I could have used the opportunity of her illness to get my own back.  I could have avoided anything likely to annoy her, at which exercise I’d had a lifetime’s practise.

Instead I decided that this would be just the job to grow my soul.  I did research first of what was available locally in the way of help.  Then, because people with dementia are hard of thinking, I weeded out the no hopers myself.  Then we had several, small, not exhausting conversations, at the end of each I wrote down what we’d thought and any opinions expressed and I worked out all the finances of what was do able. I realised early on that my inheritance was going out of the window.  Resources available to any principle carer will be very variable, so you need to be totally practical from day one, know what your means are and include your own availability as a resource.

When you have made plan A, which is What We Are Going To Do Now and had a little rest, you need to make Plan B, which is, How We Will Get Help For You If Something Happens To Me.

This is hard, hard to do, hard to think about, just generally not easy at all.  But if you wait until circumstances overtake you, your choices will be limited, the possibility of something happening to your demented person  by way of care that neither of you would wish, is increased and the resulting deterioration in the health of your cared-for person could be extreme.  Demented people do best in familiar situations, as their brain changes they cannot assimilate or cope with the unfamiliar.

Therefore you decide together on plan A and plan B as soon as possible after diagnosis and you write it down somewhere that can easily be found, or you tell a family member, or a neighbour who is a good friend where to find the details.  Then your job is to keep updating the choices.  Check that the care home, if it is privately run as a business, has not gone bust.  Keep in contact with the relief care providers.  Keep your demented person, lightly, on a good day, in the loop.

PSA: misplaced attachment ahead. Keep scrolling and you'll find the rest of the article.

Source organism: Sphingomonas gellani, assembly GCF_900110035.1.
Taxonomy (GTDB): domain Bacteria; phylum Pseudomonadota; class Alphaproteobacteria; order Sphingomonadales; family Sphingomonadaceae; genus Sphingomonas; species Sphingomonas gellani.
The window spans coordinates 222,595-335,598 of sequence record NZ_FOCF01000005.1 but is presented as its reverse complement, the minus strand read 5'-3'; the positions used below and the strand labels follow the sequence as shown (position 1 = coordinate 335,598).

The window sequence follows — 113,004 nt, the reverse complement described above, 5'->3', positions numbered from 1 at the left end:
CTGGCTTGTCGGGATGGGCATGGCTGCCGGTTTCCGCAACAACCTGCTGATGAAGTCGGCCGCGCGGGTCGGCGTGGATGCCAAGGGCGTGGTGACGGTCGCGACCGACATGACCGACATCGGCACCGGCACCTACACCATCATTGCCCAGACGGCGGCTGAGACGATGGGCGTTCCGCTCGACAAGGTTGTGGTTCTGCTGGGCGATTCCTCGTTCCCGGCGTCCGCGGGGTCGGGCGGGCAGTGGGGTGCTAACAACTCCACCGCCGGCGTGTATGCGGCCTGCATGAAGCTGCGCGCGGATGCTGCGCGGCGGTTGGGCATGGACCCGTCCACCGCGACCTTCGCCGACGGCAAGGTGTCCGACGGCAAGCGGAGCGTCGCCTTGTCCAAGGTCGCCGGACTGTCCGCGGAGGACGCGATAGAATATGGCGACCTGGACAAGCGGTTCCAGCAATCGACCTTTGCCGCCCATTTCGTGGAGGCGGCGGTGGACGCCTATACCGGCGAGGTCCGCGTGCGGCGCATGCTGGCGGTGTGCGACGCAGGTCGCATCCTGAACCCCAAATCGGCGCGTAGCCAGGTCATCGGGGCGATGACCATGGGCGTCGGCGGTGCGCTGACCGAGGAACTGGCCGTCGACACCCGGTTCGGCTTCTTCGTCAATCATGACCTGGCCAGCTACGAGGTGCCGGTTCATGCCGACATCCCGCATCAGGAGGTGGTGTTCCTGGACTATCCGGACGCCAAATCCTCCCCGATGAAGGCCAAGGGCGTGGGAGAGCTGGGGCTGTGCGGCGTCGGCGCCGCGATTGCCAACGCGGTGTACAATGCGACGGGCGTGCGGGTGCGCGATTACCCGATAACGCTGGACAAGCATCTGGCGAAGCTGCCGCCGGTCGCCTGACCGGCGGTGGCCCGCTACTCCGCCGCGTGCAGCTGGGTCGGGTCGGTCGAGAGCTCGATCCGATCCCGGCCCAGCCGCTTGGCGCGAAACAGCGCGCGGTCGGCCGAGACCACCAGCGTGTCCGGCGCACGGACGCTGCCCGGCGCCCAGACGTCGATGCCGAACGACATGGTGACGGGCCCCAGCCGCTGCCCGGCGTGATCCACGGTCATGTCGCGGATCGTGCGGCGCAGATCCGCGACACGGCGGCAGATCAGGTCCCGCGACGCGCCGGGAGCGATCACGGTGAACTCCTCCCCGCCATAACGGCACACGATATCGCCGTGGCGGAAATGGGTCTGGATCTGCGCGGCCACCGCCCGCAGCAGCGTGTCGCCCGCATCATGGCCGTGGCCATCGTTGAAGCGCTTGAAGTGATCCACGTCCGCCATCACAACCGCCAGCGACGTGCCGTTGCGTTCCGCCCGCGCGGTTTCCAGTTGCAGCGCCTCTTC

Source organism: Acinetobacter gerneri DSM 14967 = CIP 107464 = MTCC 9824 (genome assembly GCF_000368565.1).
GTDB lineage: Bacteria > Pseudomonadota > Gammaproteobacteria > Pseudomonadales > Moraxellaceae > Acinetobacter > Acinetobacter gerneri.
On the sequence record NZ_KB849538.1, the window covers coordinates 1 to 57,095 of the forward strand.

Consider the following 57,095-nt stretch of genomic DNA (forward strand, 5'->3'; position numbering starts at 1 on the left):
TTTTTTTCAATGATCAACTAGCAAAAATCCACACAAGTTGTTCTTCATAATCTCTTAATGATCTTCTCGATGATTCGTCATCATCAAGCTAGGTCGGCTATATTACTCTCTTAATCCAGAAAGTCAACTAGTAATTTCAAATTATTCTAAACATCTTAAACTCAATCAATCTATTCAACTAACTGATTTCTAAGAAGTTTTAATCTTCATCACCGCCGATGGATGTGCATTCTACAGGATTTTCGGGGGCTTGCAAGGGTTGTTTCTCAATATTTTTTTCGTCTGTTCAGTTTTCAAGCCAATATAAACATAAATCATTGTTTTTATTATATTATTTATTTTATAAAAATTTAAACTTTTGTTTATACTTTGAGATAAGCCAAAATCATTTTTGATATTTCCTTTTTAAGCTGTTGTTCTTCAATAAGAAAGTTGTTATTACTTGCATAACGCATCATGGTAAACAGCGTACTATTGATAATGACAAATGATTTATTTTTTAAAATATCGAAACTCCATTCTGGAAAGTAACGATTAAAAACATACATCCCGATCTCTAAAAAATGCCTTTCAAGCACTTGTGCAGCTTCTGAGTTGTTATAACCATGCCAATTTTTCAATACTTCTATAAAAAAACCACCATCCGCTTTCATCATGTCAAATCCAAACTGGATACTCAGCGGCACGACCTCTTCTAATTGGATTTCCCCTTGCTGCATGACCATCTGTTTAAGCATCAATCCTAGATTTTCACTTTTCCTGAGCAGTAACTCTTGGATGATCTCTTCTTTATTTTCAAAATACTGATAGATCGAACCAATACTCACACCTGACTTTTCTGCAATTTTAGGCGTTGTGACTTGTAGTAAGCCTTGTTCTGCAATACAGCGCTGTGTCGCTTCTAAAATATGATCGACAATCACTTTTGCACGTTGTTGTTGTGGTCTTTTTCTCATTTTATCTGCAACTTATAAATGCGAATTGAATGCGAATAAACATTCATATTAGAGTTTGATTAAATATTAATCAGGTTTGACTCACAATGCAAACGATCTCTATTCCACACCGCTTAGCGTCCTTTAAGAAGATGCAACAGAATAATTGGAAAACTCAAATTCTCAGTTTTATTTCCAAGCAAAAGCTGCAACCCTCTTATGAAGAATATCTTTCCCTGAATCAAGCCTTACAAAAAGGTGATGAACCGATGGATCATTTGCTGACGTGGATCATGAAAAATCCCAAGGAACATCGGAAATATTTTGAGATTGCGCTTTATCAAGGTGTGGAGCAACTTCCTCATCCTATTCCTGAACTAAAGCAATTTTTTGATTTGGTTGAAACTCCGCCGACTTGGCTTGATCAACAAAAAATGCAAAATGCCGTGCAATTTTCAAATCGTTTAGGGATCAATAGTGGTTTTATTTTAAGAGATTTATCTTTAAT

Knowing what the plans are will give you that air of confidence which demented people pick up on so easily.  You will find, as the disease progresses that demented people can be like small babies – they pick up on your moods.  If you are tired they will cry, if you are not confident they will act up, they will have a tantrum in the supermarket because you are in a rush.

I found time and time again whilst being a carer that the only person riding out to save me was me.  I confronted all the dreadful possibilities and, with the agreement of my demented person, knew what we would do if they happened.

The only utterly unplanned occurrence was when my mother’s cat brought a large mouse into the house and then lost it.  By then I was so good  at dealing with stuff that I found the mouse, caught it in a humane trap and let it out by the river with a complete absence of any drama at all.

This is the ideal mindset for you.  Calm and in control is good for you because you are pumping fewer stress chemicals into your own body.  Knowing you are calm and confident will calm your demented person and that in turn will make them more easy to deal with.